Alfred Altherr junior
Alfred Altherr junior is often described as the "protagonist and mentor of „Swiss modern living culture". This exuberant description does not come from anywhere! He was outstanding as a designer, architect, museum director, teacher and lecturer, exhibition planner, co-initiator of the award "Die Gute Form" and also as managing director of the Swiss Werkbund. Even decades later, the results of his educational and journalistic work still have an effect, as do his design achievements in architecture in particular. He was one of the main contributors to the development of Swiss living culture in the modern age and it was an extraordinary concern of his to initiate this not only for the young people in Switzerland. Design classics such as the very popular "Landi Bank" are part of his work in the field of home decor. He worked for manufacturers such as "Embru", together with European designers such as Le Corbusier, Alvar Alto, Marcel Breuer and Werner Max Moser.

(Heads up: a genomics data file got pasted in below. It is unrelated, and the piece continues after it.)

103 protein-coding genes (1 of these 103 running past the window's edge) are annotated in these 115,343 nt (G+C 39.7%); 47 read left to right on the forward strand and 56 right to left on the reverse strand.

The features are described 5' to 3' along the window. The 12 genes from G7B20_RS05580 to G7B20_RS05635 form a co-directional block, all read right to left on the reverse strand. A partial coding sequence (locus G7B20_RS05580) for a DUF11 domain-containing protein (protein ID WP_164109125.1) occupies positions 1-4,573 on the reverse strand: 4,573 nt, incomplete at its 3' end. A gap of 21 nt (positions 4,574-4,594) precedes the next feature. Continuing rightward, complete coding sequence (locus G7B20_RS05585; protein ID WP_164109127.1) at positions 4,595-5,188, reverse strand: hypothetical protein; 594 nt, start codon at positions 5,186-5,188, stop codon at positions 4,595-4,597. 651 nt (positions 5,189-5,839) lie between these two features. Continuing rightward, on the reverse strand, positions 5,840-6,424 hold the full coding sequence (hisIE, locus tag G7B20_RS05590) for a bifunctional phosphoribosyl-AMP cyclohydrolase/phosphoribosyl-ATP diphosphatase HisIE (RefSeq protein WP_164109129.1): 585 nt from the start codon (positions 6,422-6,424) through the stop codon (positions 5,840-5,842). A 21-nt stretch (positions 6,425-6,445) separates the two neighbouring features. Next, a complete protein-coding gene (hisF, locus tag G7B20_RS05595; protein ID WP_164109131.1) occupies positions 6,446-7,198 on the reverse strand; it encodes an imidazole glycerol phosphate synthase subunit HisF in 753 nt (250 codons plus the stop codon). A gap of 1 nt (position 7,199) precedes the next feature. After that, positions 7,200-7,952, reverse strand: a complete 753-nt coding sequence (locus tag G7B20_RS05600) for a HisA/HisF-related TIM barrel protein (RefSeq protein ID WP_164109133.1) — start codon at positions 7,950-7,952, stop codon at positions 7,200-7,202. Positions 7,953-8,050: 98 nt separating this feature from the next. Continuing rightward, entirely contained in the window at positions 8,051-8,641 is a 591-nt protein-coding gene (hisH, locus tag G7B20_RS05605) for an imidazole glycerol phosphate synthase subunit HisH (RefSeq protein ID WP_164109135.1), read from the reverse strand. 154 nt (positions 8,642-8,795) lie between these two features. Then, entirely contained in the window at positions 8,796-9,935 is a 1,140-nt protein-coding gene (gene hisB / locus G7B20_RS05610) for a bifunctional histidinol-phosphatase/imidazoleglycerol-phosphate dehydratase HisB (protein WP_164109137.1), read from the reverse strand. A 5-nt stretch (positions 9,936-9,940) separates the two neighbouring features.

Altherr junior continued to contribute his design skills to the next generation of designers, as an exhibition initiator, as a lecturer and in later years also as a director, first at the Gewerbemuseum Winterthur and then at the "Kunstgewerbeschule and Kunstgewerbemuseum" in Zurich (academy and museum of arts and crafts). Many of his exhibitions served not only to present his furniture designs, but also to bring Swiss citizens closer to modern furnishing within their own home.
Alfred Altherr junior , born in 1912, was influenced early on by his father, who was himself the director of an arts and crafts school. He was then influenced by great designers such as Le Corbusier and Pierre Jeanneret during an internship in Paris. Early in his creative period he had great success with the renowned company "Embru" when he was able to place a tubular steel lounger there. Throughout his life he was also an architect, but his work for the "Schweizerischer Werkbund" was decisive for his great life's work. His son Jürg Altherr contributed to the memory of the great name himself and promoted in exhibitions the memory of a unique time of Swiss modernism in the 1950s. Alfred Althaus jr. died fairly young in 1972.